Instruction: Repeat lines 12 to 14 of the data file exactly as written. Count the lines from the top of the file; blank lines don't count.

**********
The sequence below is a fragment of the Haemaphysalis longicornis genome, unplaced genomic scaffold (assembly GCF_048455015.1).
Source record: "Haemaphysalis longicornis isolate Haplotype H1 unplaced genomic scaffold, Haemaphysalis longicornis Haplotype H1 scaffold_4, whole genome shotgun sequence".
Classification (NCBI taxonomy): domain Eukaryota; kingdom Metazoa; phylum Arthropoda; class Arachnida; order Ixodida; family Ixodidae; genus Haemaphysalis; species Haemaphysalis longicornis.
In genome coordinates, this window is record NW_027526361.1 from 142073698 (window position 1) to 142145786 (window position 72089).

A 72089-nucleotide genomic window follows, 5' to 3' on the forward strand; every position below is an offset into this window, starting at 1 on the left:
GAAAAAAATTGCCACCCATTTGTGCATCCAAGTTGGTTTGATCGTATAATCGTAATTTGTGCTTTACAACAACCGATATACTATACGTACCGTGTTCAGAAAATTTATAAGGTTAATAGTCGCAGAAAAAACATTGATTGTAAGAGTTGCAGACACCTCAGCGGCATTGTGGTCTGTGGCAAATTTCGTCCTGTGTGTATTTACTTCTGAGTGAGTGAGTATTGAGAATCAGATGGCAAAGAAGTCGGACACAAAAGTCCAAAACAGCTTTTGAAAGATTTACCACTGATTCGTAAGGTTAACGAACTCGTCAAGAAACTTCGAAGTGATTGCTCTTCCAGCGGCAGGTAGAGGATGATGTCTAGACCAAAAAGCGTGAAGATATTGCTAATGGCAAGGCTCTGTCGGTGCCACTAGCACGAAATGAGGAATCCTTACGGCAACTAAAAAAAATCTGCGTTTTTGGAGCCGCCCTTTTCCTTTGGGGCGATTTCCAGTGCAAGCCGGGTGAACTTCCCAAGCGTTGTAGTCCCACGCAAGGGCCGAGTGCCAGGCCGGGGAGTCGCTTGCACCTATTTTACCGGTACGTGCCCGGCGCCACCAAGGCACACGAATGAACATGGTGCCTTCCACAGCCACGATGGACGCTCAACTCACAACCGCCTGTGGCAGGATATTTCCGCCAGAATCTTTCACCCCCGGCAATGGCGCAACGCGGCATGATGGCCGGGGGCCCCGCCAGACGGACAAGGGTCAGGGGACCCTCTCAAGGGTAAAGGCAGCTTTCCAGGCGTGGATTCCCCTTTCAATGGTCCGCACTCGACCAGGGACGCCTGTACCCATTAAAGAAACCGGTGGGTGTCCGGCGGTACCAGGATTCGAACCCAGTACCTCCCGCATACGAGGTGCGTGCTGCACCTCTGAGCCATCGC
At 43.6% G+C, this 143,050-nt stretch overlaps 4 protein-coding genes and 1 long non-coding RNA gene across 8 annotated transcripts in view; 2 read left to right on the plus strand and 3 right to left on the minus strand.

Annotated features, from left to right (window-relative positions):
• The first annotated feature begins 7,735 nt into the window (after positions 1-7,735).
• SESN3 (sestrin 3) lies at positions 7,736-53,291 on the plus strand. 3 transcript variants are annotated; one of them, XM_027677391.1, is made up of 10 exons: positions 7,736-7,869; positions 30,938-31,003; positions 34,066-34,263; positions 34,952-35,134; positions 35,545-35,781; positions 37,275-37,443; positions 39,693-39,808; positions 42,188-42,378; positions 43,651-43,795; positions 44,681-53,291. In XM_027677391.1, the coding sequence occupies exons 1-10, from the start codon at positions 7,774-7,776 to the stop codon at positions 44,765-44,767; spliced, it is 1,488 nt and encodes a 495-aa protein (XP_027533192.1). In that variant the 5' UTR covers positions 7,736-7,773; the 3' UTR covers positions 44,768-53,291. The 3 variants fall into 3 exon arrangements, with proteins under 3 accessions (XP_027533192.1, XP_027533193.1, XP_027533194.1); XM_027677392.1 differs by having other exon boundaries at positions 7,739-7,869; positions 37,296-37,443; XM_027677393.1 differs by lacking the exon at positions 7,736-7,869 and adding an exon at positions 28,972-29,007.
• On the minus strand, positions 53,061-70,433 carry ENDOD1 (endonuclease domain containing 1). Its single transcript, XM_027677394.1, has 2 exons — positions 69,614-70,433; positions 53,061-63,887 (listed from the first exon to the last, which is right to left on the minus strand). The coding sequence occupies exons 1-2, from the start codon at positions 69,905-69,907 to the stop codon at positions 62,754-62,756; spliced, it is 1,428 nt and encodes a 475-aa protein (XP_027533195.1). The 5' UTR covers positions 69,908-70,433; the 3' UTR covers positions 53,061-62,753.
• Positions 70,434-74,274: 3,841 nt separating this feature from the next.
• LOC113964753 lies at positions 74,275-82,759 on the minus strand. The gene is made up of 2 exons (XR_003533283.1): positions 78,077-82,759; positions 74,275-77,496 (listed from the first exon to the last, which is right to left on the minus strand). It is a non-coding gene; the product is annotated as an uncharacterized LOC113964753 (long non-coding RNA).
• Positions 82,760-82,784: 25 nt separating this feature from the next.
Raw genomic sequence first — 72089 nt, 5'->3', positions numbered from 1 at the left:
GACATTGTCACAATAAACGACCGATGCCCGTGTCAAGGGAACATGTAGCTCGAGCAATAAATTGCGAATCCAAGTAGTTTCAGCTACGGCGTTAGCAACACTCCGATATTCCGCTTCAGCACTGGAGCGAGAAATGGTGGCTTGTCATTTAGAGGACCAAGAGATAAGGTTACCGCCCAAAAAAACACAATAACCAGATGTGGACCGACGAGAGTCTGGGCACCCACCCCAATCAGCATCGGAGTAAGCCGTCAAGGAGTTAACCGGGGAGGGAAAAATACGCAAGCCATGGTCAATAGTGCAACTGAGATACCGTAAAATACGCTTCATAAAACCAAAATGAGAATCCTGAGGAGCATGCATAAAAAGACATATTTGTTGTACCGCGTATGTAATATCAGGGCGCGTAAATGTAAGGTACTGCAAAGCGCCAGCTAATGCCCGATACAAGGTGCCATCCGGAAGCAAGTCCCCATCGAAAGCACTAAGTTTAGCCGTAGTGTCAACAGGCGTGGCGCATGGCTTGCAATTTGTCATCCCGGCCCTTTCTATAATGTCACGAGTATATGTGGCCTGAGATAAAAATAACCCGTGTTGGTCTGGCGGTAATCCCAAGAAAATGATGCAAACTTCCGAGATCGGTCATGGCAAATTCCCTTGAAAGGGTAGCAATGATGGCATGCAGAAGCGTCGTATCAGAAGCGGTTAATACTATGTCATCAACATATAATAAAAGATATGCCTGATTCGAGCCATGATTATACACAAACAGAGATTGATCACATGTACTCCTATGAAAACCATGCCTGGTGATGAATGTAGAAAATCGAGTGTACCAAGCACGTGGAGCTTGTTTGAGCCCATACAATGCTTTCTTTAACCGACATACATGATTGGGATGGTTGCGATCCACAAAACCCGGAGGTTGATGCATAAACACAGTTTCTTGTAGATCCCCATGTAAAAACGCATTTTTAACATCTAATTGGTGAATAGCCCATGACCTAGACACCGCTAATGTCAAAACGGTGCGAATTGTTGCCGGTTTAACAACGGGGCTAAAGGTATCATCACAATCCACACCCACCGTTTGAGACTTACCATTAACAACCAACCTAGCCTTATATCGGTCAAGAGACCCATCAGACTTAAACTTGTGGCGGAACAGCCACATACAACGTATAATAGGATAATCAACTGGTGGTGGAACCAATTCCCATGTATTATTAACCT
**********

• Positions 70,434-74,274: 3,841 nt separating this feature from the next.
• LOC113964753 lies at positions 74,275-82,759 on the minus strand. The gene is made up of 2 exons (XR_003533283.1): positions 78,077-82,759; positions 74,275-77,496 (listed from the first exon to the last, which is right to left on the minus strand). It is a non-coding gene; the product is annotated as an uncharacterized LOC113964753 (long non-coding RNA).
• Positions 82,760-82,784: 25 nt separating this feature from the next.